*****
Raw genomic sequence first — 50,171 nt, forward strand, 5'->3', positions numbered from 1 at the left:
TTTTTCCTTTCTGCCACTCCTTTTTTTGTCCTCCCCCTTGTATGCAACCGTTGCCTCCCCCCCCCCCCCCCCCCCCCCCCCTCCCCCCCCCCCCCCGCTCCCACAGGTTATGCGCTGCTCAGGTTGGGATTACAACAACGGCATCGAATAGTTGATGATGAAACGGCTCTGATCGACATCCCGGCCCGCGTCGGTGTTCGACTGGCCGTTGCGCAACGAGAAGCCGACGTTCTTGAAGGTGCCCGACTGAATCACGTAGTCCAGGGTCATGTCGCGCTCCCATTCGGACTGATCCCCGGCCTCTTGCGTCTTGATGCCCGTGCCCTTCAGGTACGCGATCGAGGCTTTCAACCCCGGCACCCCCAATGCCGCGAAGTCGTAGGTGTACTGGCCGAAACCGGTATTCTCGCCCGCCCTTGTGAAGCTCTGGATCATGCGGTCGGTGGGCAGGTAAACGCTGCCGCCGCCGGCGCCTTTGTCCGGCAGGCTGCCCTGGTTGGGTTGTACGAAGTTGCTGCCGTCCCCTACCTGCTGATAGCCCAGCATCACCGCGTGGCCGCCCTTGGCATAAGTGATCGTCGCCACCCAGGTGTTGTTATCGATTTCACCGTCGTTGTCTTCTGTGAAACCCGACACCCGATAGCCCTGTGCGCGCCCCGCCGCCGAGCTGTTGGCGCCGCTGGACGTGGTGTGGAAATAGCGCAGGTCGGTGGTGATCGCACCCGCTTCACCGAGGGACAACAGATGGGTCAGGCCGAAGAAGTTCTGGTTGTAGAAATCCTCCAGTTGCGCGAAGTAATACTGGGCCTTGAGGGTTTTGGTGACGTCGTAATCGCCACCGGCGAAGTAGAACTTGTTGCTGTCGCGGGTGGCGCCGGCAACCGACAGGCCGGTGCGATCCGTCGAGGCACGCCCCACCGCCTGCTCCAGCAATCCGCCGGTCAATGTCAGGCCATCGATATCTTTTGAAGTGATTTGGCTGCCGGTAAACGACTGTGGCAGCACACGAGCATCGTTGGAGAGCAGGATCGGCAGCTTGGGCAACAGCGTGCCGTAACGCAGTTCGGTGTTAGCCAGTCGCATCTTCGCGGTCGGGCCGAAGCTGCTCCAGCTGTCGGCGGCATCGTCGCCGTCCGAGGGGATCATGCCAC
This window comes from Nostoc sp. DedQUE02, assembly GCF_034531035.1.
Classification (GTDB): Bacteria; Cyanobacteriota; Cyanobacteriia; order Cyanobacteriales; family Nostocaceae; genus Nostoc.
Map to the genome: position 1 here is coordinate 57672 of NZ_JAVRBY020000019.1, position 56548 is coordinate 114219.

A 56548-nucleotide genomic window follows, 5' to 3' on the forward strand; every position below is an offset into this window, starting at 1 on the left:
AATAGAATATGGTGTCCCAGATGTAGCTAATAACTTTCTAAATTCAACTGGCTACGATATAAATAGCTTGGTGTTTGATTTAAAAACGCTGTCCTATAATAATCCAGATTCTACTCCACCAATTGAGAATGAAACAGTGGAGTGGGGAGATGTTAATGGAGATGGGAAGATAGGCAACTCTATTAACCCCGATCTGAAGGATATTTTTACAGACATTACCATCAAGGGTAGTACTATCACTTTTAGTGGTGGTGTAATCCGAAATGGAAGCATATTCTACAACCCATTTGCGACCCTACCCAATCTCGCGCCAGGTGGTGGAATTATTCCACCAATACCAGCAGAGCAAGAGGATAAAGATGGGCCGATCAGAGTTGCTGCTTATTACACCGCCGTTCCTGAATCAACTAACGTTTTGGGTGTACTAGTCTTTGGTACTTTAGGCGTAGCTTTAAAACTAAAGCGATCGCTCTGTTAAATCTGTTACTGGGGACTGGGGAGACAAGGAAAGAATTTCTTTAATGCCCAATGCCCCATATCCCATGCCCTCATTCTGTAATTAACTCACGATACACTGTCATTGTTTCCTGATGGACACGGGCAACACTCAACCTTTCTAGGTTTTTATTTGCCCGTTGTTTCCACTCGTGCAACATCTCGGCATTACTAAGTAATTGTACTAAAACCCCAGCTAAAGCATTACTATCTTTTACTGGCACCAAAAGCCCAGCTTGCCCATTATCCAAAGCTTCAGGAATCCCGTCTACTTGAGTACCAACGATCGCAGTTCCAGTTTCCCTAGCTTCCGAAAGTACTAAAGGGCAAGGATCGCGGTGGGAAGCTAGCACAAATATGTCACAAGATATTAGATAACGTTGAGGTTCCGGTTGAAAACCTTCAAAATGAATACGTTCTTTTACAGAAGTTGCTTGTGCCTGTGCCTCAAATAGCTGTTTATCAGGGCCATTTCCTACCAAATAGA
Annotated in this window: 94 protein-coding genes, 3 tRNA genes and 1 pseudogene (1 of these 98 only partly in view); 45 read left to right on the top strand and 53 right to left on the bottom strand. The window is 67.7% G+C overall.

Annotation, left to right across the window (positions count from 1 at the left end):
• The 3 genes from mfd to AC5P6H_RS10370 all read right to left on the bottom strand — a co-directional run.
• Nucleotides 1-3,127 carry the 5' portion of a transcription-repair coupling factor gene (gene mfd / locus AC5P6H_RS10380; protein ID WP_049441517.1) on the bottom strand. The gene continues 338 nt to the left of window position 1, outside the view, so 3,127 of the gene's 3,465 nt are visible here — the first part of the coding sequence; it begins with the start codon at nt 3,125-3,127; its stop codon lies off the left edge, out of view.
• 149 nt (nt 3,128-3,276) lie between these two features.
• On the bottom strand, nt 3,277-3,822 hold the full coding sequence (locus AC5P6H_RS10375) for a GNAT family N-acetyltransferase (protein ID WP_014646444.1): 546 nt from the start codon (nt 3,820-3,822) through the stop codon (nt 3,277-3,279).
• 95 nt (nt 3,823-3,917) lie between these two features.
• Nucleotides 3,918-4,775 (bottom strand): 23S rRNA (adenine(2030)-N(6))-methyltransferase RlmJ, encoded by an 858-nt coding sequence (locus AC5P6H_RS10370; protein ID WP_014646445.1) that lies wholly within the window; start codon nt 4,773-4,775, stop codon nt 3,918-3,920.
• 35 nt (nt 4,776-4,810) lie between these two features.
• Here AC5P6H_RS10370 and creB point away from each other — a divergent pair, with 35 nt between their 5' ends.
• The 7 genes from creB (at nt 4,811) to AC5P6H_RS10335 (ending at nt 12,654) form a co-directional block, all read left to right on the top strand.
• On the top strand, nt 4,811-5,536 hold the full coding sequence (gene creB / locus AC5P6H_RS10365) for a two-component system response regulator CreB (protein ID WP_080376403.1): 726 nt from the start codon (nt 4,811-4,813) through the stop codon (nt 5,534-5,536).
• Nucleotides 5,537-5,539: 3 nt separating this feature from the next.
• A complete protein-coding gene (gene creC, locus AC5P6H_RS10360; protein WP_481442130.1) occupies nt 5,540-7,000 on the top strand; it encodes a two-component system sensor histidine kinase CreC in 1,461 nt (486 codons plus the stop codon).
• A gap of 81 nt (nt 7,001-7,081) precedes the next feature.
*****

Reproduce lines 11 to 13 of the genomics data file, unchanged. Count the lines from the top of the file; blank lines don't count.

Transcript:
• Nucleotides 1-3,127 carry the 5' portion of a transcription-repair coupling factor gene (gene mfd / locus AC5P6H_RS10380; protein ID WP_049441517.1) on the bottom strand. The gene continues 338 nt to the left of window position 1, outside the view, so 3,127 of the gene's 3,465 nt are visible here — the first part of the coding sequence; it begins with the start codon at nt 3,125-3,127; its stop codon lies off the left edge, out of view.
• 149 nt (nt 3,128-3,276) lie between these two features.
• On the bottom strand, nt 3,277-3,822 hold the full coding sequence (locus AC5P6H_RS10375) for a GNAT family N-acetyltransferase (protein ID WP_014646444.1): 546 nt from the start codon (nt 3,820-3,822) through the stop codon (nt 3,277-3,279).